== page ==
Recently, the awareness of the potential usefulness of early mobilization and rehabilitation of patients on ECMO has increased [9,10]. For this purpose, many clinical centers opt to use a tracheostomy in these patients [11]. Although tracheotomies are an invasive procedure, it has been reported that this procedure offers various advantages over traditional translaryngeal intubation, such as a reduced risk of inadvertent extubation, decreased physical and psychological discomfort, increased MV weaning rates, and a lower risk of ventilator-associated pneumonia [12]. Additionally, the tracheostomy has several other clinical benefits, including early initiation of physical therapy and active rehabilitation, facilitating pulmonary toilet, and intermittent MV to help prevent lung collapse, especially in patients with fatigue following active rehabilitation [13,14]. However, several centers do not permit tracheostomies during ECMO due to the increased risk of bleeding [15]. In fact, ECMO causes coagulopathy and thrombocytopenia through several mechanisms [16]. An ECMO circuit consists of a mechanical blood pump, a gas exchange device (membrane oxygenator), and a heat exchange device connected together with circuit tubing [17] and blood is constantly in contact with these surfaces, which results in a prothrombotic state. Therefore, the ECMO circuit elicits a prothrombotic response, which can lead to consumptive coagulopathy as a result of activation of clotting factors, and excessive fibrinolysis [18,19]. Consumptive coagulopathy causes bleeding or a tendency to bleed, and widespread intravascular thrombotic obstruction of vessels, which are attributed to multi-organ failure. In this current study, the average platelet, INR, PT, and aPTT levels in these patients were all lower than their respective normal range (Table 1). Generally, there is an increased risk of bleeding in this group when anticoagulation is required to reduce clotting within the ECMO circuit [20]. However, a previous study reported no correlation between thrombocytopenia and bleeding risk [21]. This result was similar to what had been observed in several other studies, which reported that thrombocytopenia was not an independent risk factor for bleeding after a tracheostomy [21,22]. It was determined in this current study that administration or non-administration of heparin was not related to bleeding complications (Table 1). A recent study has demonstrated that heparin-free ECMO is being used in specific patient groups, such as those with trauma [23]. In addition, membranes of the ECMO circuit that do not require anticoagulation are being developed [24]. Therefore, the level of concern about coagulopathy in patients on ECMO, which were raised in the past, appear to be gradually decreasing. This paves the way for bolder invasive procedures, for patients on ECMO.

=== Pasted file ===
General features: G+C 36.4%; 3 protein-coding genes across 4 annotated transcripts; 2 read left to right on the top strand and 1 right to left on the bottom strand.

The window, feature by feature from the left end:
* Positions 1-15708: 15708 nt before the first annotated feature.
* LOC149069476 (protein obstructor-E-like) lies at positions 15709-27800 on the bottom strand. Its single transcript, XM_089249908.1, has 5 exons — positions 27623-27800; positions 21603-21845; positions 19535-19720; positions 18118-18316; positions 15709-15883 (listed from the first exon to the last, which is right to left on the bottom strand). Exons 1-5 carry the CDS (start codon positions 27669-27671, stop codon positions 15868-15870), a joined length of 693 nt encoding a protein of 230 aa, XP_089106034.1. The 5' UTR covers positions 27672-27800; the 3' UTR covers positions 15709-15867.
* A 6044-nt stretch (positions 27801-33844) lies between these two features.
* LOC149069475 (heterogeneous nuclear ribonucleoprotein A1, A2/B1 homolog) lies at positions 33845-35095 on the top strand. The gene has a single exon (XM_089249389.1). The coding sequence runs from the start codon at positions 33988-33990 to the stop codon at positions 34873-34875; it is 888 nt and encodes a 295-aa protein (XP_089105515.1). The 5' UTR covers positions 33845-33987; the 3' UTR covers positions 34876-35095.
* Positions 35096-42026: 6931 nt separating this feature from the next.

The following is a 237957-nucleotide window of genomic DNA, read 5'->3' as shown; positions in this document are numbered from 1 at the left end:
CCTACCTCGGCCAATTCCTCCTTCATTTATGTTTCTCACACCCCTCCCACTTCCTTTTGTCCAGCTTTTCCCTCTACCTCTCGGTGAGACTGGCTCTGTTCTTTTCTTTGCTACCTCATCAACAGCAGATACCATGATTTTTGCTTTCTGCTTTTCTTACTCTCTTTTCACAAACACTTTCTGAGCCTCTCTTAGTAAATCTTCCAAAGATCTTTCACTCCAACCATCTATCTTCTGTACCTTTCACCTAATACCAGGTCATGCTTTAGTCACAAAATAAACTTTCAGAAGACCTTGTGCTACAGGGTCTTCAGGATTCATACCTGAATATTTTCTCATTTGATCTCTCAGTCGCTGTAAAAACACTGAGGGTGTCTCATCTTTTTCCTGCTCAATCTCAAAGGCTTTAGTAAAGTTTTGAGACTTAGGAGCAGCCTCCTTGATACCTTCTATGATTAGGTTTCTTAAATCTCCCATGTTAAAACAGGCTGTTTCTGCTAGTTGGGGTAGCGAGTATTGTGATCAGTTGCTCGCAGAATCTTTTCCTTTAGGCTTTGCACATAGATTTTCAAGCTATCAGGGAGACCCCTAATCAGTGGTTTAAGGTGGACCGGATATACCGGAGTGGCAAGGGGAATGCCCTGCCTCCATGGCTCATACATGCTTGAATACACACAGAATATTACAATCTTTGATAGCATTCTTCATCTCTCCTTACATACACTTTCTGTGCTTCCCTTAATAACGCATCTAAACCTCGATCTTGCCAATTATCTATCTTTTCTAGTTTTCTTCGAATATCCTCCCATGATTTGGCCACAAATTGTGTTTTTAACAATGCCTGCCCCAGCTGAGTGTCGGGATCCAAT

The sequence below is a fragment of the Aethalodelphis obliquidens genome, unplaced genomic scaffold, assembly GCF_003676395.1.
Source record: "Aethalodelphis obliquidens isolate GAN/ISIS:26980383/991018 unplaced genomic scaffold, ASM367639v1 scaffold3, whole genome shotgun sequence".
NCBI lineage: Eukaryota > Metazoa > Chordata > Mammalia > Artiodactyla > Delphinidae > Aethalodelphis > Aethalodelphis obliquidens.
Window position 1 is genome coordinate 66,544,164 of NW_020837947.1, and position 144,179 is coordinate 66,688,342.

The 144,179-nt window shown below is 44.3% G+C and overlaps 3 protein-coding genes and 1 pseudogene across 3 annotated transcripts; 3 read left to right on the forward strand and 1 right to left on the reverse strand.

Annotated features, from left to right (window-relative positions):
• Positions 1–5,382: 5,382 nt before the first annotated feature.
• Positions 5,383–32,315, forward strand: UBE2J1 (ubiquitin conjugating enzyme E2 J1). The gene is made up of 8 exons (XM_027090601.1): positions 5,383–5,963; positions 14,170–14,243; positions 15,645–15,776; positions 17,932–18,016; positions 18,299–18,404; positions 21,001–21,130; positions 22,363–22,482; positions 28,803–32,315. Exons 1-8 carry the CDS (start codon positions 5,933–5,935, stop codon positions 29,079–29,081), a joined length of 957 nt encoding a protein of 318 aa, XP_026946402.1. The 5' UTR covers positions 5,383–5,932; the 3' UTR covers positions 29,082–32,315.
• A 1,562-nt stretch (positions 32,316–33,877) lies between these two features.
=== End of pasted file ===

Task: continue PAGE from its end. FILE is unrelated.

In this current study, there were 14 patients on ECMO (17.9%) who underwent a tracheostomy and developed bleeding at those sites. However, only 4 (5.1%) had noticeable bleeding and required additional procedures. In the remaining 10 patients, only minor bleeding (oozing) was observed and the bleeding stopped spontaneously without further treatment. There was no statistical significance between the use of heparin and complications (p = 0.261). Additionally, pneumothorax, wound infection, and tracheal injury were not observed in this current study and there was no circuit change necessary due to clotting (Table 2). Previous studies and results from this current study suggest that tracheostomies in patients on ECMO are generally feasible when it is not accompanied by severe coagulopathy [25]. In the past, a tracheotomy was implemented with complex open technical techniques, however, since the development of the PDT technique which is cost-effective, simple, and rapid, it is commonly used. Additionally, the use of the PDT is increasing in the ICU [26]. In particular, the PDT can be performed more safely and accurately using bronchoscopy. Several studies have reported that there is no significant difference between the complication rates arising from a PDT compared with performing a ST, although more wound complications occur during a ST [2729]. However, the major challenge of bleeding during the tracheostomy procedure is hemostasis. Therefore, the indications along with the risks and benefits of a tracheostomy should be carefully examined on an individual basis. Owing to the nature of the PDT procedure, blind access is surgically created through the skin of the neck to the trachea. Therefore, using this access it is difficult to identify the focus of bleeding, if bleeding occurs at this site, or if the surrounding blood vessels are injured. Further operations may be required for hemostasis, therefore, until recently, the application of the PDT was considered difficult in patients with coagulopathy. Coagulopathy by itself is not considered a contraindication to PDT, however, if bleeding occurs during the procedure coagulopathy may interfere with hemostasis. Therefore, if a tracheostomy is performed in a patient on ECMO, a ST has more advantages (in terms of bleeding control) and is the preferred method [30]. However, as the PDT becomes common place, the scope of the contraindications will gradually decrease. The application of the PDT in patients on ECMO can be a relatively safe procedure if performed by experienced operators, and the critical care team provides adequate management of coagulation and the extracorporeal circuit [26]. Differences exist depending on the type of ECMO used. In this current study there were a higher number of patients on VA ECMO compared with previous reports. Nevertheless, there is a similarity that bleeding complications were overcome by using the PDT in patients on ECMO.